TWO RIVERS — While most people were cozy and warm inside their homes this past weekend, a group of people braved the elements to raise awareness and money to combat homelessness.
Twenty people participated in the second annual Braven for The Haven winter tent camping event, which began at noon Saturday and concluded 24 hours later at Point Beach State Forest along the shores of Lake Michigan.
“It was awesome to see so many people come out here to support this cause,” said a bundled up Deacon Mark LeGreve of Two Rivers, co-founder and board president of The Haven, the only men’s homeless shelter in Manitowoc County. Deacon LeGreve, a member of St. Peter the Fisherman Parish in Two Rivers, was ordained as a deacon in May 2014.
“This was a chance for all of us to connect with nature, live simply, form a sense of community and unite for something that’s worthwhile,” he said.
The attendance more than tripled the number of people (six) at last year’s inaugural event. Next year’s event is tentatively scheduled for Jan. 28-29.
Among the winter campers this past weekend were several boys and adult chaperones from Boy Scout Troop 925 in Two Rivers. Troop members originally were planning to winter camp at another location, but when they heard about Braven For The Haven they changed plans to support the cause. One of the boys even slept part of the evening in a dugout snowbank in true Scout fashion.
In all, there were 11 tents housing people at the event.
Temperatures were unseasonably warm, reaching into the upper 30s during the daytime both Saturday and Sunday. As nighttime approached Saturday, campers gathered around a campfire to share food and fellowship.
“I didn’t really even get that cold overnight,” Deacon LeGreve said. “I dressed in layers, wore tight, synthetic dry-fit gear, wore some wool and provided myself with a good barrier between my body and the cold ground. It really wasn’t that bad.”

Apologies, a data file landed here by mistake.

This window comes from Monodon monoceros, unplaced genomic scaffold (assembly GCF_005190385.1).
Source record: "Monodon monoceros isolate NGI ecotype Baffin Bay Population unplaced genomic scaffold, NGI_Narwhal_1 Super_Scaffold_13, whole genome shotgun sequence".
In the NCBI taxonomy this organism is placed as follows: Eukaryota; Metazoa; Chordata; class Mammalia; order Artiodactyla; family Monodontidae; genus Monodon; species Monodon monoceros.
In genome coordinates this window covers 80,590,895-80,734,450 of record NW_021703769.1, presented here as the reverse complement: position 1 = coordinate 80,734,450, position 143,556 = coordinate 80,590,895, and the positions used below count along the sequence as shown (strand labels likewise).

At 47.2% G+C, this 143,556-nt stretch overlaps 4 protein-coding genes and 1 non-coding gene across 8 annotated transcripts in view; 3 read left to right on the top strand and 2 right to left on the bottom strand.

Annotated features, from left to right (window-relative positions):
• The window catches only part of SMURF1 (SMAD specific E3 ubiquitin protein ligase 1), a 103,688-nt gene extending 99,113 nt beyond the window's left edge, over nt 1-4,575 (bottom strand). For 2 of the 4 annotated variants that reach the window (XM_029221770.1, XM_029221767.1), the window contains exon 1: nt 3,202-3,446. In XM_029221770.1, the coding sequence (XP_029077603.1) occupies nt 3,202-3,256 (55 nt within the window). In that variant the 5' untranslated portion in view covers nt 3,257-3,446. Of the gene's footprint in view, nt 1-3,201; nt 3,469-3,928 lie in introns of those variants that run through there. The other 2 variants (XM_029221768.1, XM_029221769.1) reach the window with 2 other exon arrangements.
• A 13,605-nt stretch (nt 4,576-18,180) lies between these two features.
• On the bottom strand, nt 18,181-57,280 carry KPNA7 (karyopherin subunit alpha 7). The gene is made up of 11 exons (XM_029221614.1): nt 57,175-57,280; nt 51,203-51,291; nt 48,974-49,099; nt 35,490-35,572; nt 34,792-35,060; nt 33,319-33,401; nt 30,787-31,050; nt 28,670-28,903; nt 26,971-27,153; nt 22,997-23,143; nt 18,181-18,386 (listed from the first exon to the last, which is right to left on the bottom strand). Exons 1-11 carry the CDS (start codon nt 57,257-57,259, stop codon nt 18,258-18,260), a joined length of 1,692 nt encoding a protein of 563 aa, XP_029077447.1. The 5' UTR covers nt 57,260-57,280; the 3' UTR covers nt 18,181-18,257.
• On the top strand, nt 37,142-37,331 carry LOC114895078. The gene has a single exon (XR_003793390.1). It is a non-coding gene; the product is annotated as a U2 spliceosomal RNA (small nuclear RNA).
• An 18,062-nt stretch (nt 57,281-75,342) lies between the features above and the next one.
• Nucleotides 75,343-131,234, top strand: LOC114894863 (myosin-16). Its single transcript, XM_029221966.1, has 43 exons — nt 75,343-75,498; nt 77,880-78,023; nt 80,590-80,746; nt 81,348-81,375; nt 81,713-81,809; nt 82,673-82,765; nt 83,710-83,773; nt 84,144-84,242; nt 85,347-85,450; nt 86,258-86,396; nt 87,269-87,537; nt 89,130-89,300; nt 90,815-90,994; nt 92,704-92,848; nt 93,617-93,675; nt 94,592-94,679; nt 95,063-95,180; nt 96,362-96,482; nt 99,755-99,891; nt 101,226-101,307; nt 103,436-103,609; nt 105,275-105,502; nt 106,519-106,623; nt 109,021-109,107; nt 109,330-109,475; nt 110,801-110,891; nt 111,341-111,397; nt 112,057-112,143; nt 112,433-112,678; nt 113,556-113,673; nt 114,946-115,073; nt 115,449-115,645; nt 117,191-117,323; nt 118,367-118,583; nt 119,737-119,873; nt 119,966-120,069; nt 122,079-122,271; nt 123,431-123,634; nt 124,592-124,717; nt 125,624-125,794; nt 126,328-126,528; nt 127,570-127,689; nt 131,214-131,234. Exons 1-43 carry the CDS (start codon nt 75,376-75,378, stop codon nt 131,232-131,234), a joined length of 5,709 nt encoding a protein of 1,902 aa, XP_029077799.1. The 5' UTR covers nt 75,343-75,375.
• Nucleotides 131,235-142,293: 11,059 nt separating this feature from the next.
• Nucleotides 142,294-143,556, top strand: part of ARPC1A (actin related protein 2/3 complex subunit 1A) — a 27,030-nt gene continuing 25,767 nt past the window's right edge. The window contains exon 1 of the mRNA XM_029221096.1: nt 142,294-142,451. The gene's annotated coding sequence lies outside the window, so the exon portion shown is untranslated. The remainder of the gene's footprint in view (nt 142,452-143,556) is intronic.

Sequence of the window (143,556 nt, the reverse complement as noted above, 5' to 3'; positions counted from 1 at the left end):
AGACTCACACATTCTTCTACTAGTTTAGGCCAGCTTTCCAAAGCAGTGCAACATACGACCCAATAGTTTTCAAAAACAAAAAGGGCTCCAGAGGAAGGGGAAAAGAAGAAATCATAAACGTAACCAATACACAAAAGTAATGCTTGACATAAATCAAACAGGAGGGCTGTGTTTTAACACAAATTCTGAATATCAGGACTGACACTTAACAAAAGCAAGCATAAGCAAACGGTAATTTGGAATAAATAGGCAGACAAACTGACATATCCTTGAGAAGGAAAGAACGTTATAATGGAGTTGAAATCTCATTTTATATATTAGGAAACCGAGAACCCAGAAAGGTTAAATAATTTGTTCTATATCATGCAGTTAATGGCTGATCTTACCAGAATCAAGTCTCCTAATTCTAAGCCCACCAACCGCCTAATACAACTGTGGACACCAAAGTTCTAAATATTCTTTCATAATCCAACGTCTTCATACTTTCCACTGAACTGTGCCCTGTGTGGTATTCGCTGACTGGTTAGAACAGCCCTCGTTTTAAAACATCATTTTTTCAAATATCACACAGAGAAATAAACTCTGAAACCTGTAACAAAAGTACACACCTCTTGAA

Campers were treated to a special sight Sunday morning — the sun, glowing orange and red, shining brilliantly through an opening in the overcast sky as it rose over the Lake Michigan horizon. “It was absolutely beautiful,” Deacon LeGreve said.
Overall, Deacon LeGreve said the event was a success. Not only did it increase exposure for The Haven but it raised money in the form of pledges and, hopefully, donations that will be made to the shelter.
When The Haven opened in spring 2014 in the old St. Boniface School, it could accommodate eight single, adult men at one time. As of last month (January), it expanded to serving 12 men, with hopes of increasing that number to 20 next year.
The Haven assisted 61 men and provided a combined 2,243 overnight stays in 2015. Thirty-eight of those 61 men successfully transitioned from The Haven’s program.
“I think it’s important to support The Haven because there are always going to be homeless people in need of assistance,” Deacon LeGreve said. “It’s important that we always keep an eye out for others, because we’ve all been in need at one time or another in our lives.”